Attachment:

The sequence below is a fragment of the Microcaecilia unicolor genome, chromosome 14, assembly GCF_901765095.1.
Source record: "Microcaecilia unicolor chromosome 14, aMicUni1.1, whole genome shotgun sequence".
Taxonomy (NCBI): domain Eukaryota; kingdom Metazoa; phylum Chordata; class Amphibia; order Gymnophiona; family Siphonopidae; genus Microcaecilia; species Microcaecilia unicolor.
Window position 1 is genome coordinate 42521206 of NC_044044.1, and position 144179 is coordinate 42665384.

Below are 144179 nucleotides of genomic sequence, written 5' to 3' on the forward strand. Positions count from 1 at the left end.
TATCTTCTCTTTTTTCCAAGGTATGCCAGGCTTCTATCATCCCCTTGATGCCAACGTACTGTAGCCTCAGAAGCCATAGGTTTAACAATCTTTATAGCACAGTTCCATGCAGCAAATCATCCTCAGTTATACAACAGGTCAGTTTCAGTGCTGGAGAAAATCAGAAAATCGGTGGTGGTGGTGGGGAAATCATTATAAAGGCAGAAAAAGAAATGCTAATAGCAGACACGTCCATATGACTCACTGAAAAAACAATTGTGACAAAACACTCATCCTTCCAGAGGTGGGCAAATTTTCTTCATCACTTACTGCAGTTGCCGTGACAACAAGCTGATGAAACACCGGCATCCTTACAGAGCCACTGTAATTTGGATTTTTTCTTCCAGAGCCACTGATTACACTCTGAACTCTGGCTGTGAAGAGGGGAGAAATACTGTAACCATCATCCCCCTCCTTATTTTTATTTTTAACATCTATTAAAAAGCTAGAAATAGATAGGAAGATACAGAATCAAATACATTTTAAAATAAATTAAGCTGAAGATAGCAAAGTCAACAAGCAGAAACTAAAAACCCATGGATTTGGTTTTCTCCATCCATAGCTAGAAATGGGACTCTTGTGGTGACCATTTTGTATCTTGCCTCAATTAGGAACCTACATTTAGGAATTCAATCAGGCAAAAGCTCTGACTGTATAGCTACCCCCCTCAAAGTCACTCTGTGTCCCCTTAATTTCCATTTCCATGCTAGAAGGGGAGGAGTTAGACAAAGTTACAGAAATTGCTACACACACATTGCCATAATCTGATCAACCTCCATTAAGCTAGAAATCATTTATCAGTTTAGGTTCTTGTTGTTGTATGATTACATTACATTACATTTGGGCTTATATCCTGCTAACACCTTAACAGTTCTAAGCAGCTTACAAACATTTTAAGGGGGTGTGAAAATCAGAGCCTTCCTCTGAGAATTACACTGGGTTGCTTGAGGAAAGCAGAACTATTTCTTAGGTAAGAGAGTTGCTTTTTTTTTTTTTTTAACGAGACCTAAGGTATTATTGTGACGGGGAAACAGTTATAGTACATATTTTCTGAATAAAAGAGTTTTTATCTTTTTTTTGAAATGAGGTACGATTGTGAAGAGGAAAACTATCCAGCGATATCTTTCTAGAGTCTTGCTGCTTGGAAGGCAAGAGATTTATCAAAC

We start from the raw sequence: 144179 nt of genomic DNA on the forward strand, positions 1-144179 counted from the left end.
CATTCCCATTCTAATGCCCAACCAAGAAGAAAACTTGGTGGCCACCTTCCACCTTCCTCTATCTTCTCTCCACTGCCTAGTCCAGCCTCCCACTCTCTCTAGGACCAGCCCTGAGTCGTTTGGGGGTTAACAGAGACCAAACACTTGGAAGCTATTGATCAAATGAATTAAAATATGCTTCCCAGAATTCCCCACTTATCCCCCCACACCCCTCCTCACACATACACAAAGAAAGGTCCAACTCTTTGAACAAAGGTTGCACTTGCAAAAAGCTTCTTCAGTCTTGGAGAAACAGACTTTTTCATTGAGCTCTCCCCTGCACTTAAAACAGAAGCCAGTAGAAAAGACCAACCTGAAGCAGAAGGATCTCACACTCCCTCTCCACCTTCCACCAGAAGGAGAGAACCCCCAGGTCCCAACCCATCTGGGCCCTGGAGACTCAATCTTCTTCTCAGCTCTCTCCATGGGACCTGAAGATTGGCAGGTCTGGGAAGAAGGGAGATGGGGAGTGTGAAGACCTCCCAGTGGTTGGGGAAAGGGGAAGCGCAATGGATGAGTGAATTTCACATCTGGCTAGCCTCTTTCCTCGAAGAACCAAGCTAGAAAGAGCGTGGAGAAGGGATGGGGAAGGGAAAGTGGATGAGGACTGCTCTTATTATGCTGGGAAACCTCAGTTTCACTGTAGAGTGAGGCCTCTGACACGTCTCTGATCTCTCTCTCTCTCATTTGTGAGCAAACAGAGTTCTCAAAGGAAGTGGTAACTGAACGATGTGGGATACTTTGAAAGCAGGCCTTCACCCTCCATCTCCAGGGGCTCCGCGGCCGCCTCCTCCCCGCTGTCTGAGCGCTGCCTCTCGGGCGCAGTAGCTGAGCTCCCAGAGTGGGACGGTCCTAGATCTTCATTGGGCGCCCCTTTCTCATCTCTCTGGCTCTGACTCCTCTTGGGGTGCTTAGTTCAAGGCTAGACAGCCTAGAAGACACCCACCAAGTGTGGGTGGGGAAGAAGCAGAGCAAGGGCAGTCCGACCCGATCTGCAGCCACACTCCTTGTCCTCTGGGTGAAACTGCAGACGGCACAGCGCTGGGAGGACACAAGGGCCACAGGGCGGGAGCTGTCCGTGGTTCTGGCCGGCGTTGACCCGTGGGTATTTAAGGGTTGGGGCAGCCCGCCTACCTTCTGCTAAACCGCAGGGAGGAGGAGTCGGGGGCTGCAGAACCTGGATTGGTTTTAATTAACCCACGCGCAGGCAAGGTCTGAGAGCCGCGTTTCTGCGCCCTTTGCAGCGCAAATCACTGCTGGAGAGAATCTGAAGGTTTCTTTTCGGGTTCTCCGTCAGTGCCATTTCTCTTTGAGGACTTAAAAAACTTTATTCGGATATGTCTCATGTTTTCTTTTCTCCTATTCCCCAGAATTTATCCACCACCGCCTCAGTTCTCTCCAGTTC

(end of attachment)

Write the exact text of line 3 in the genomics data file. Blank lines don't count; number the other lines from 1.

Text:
Taxonomy (NCBI): domain Eukaryota; kingdom Metazoa; phylum Chordata; class Amphibia; order Gymnophiona; family Siphonopidae; genus Microcaecilia; species Microcaecilia unicolor.